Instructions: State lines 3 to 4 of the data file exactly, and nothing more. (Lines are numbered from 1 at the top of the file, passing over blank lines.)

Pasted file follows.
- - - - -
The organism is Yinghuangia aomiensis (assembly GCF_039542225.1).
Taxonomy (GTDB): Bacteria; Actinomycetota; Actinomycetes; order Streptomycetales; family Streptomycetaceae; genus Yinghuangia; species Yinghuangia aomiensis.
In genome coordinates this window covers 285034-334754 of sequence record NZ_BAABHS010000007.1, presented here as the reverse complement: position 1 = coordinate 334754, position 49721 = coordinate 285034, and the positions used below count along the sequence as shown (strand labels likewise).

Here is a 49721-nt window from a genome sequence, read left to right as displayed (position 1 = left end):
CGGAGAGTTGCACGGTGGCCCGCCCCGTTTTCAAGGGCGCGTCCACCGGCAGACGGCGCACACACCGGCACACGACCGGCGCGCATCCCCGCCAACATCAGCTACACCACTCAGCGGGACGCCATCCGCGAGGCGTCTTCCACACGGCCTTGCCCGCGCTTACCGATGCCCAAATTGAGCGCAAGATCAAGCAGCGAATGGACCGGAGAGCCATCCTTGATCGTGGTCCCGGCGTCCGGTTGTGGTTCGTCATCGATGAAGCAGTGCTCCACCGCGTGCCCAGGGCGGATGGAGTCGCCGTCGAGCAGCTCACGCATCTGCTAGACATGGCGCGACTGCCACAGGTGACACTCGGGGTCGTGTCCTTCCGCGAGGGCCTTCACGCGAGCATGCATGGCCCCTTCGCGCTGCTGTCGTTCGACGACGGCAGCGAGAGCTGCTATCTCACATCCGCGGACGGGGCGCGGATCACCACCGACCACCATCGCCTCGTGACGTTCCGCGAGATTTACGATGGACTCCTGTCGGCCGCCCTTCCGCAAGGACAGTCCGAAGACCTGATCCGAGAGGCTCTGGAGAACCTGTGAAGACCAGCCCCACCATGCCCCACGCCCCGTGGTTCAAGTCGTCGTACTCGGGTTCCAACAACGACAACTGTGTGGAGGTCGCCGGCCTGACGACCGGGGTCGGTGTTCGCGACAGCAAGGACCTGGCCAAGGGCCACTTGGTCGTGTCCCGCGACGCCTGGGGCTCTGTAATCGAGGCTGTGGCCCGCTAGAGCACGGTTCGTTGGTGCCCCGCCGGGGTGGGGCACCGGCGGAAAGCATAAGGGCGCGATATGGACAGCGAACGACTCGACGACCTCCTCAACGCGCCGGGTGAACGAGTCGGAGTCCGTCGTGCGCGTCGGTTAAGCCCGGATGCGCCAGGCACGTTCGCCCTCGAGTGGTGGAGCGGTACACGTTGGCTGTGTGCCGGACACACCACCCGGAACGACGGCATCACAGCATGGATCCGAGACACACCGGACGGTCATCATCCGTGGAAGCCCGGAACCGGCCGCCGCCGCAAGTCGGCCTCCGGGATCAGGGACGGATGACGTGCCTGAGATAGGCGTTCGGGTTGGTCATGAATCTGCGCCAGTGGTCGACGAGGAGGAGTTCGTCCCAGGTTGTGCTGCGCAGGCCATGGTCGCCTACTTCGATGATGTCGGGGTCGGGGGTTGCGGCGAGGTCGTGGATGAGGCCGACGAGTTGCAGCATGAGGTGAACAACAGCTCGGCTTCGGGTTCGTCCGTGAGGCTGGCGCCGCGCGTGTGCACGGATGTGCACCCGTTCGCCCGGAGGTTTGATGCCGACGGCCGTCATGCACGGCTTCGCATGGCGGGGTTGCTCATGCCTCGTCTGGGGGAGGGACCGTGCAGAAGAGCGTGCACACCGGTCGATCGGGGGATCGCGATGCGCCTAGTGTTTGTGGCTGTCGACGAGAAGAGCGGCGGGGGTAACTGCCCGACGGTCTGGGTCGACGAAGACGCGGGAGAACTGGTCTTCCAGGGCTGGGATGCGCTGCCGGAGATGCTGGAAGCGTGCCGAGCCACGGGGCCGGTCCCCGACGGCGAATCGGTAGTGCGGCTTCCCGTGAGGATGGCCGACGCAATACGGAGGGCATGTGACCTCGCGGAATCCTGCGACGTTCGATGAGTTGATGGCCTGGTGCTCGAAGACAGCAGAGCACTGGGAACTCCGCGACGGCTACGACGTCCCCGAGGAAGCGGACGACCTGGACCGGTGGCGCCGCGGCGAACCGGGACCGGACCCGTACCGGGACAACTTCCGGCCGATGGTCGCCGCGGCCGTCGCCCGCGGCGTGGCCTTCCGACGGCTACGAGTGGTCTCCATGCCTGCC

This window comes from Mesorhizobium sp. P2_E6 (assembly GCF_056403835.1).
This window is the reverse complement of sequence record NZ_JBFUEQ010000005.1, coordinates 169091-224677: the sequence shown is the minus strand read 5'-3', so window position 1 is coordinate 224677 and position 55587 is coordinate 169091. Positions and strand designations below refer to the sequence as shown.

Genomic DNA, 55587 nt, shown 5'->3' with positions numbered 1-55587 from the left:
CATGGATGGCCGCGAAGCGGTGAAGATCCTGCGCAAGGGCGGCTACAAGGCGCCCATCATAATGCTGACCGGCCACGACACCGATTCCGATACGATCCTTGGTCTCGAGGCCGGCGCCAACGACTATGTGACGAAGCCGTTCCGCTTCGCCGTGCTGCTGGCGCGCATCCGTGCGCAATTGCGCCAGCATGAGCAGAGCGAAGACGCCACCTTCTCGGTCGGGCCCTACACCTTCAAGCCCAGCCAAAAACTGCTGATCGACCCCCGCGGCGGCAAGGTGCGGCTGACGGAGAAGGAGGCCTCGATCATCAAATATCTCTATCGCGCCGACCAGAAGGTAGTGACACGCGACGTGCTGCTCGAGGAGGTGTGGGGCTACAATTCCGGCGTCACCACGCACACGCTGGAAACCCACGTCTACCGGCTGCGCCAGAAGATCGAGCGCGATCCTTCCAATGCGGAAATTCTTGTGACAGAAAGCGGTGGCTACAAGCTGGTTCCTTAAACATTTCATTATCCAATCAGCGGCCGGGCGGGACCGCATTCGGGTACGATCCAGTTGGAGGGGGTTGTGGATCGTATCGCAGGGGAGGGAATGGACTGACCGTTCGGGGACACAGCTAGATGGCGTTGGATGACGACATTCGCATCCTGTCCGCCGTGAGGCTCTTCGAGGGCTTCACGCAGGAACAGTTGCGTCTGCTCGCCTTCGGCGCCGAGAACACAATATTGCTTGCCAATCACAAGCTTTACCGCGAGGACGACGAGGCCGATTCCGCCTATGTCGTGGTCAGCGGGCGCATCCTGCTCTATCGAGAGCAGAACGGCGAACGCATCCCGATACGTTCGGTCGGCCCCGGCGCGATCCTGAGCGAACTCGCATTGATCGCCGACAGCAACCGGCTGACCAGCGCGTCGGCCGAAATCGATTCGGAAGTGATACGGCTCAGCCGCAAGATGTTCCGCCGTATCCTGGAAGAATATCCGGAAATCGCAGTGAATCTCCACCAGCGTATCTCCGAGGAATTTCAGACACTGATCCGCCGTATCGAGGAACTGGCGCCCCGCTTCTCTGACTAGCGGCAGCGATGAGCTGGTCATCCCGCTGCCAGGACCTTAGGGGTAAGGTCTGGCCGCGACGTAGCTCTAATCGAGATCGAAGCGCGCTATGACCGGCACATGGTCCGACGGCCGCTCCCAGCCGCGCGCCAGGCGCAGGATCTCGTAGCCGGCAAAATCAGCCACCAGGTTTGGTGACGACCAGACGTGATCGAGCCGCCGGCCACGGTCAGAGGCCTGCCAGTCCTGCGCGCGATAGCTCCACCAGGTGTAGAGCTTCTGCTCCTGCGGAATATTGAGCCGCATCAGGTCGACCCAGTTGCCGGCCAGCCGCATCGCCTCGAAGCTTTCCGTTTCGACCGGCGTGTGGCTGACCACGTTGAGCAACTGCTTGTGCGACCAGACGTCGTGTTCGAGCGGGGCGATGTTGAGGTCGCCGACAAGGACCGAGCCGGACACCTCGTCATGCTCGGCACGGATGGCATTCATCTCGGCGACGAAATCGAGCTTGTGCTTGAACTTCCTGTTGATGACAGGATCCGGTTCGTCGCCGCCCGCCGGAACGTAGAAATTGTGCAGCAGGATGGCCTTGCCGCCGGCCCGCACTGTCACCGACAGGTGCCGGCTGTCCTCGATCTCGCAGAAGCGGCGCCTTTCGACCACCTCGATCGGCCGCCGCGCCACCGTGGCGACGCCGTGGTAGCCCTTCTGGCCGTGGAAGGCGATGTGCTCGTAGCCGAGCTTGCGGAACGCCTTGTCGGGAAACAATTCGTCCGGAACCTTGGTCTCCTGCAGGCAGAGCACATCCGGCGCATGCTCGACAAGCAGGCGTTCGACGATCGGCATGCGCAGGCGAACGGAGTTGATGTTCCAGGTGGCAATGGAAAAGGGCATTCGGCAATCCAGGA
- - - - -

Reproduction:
In genome coordinates this window covers 285034-334754 of sequence record NZ_BAABHS010000007.1, presented here as the reverse complement: position 1 = coordinate 334754, position 49721 = coordinate 285034, and the positions used below count along the sequence as shown (strand labels likewise).

Here is a 49721-nt window from a genome sequence, read left to right as displayed (position 1 = left end):